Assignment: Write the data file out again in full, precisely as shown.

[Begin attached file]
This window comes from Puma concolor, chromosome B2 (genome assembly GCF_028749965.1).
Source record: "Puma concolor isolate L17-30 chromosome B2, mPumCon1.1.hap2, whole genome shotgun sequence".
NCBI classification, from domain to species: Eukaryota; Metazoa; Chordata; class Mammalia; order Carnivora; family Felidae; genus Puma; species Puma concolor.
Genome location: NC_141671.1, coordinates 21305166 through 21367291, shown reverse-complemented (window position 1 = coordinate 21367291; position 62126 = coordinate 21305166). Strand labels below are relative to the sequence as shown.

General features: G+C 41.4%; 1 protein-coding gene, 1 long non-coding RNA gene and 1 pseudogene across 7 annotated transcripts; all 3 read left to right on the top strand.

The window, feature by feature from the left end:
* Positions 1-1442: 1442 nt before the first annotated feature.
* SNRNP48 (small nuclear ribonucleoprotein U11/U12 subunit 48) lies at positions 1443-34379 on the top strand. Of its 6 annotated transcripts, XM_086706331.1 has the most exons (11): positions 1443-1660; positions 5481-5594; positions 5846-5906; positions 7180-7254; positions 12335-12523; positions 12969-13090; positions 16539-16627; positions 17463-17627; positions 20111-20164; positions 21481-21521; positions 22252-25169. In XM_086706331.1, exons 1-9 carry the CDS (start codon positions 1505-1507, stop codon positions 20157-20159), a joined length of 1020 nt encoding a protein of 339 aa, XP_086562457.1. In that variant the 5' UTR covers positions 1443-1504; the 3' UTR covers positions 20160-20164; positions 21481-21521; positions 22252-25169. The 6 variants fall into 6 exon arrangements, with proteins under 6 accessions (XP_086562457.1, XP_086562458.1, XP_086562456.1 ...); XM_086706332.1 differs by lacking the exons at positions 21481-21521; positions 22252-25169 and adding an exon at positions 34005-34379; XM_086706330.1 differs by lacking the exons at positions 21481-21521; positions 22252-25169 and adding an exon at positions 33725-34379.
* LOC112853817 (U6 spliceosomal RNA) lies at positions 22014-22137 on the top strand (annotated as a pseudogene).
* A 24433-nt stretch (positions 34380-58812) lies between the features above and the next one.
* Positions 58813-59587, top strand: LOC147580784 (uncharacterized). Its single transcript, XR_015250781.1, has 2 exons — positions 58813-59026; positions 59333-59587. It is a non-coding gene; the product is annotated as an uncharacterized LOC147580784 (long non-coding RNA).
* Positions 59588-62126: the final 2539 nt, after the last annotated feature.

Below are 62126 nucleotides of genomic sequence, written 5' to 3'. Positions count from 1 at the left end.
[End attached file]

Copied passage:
This window comes from Puma concolor, chromosome B2 (genome assembly GCF_028749965.1).
Source record: "Puma concolor isolate L17-30 chromosome B2, mPumCon1.1.hap2, whole genome shotgun sequence".
NCBI classification, from domain to species: Eukaryota; Metazoa; Chordata; class Mammalia; order Carnivora; family Felidae; genus Puma; species Puma concolor.
Genome location: NC_141671.1, coordinates 21305166 through 21367291, shown reverse-complemented (window position 1 = coordinate 21367291; position 62126 = coordinate 21305166). Strand labels below are relative to the sequence as shown.

General features: G+C 41.4%; 1 protein-coding gene, 1 long non-coding RNA gene and 1 pseudogene across 7 annotated transcripts; all 3 read left to right on the top strand.

The window, feature by feature from the left end:
* Positions 1-1442: 1442 nt before the first annotated feature.
* SNRNP48 (small nuclear ribonucleoprotein U11/U12 subunit 48) lies at positions 1443-34379 on the top strand. Of its 6 annotated transcripts, XM_086706331.1 has the most exons (11): positions 1443-1660; positions 5481-5594; positions 5846-5906; positions 7180-7254; positions 12335-12523; positions 12969-13090; positions 16539-16627; positions 17463-17627; positions 20111-20164; positions 21481-21521; positions 22252-25169. In XM_086706331.1, exons 1-9 carry the CDS (start codon positions 1505-1507, stop codon positions 20157-20159), a joined length of 1020 nt encoding a protein of 339 aa, XP_086562457.1. In that variant the 5' UTR covers positions 1443-1504; the 3' UTR covers positions 20160-20164; positions 21481-21521; positions 22252-25169. The 6 variants fall into 6 exon arrangements, with proteins under 6 accessions (XP_086562457.1, XP_086562458.1, XP_086562456.1 ...); XM_086706332.1 differs by lacking the exons at positions 21481-21521; positions 22252-25169 and adding an exon at positions 34005-34379; XM_086706330.1 differs by lacking the exons at positions 21481-21521; positions 22252-25169 and adding an exon at positions 33725-34379.
* LOC112853817 (U6 spliceosomal RNA) lies at positions 22014-22137 on the top strand (annotated as a pseudogene).
* A 24433-nt stretch (positions 34380-58812) lies between the features above and the next one.
* Positions 58813-59587, top strand: LOC147580784 (uncharacterized). Its single transcript, XR_015250781.1, has 2 exons — positions 58813-59026; positions 59333-59587. It is a non-coding gene; the product is annotated as an uncharacterized LOC147580784 (long non-coding RNA).
* Positions 59588-62126: the final 2539 nt, after the last annotated feature.

Below are 62126 nucleotides of genomic sequence, written 5' to 3'. Positions count from 1 at the left end.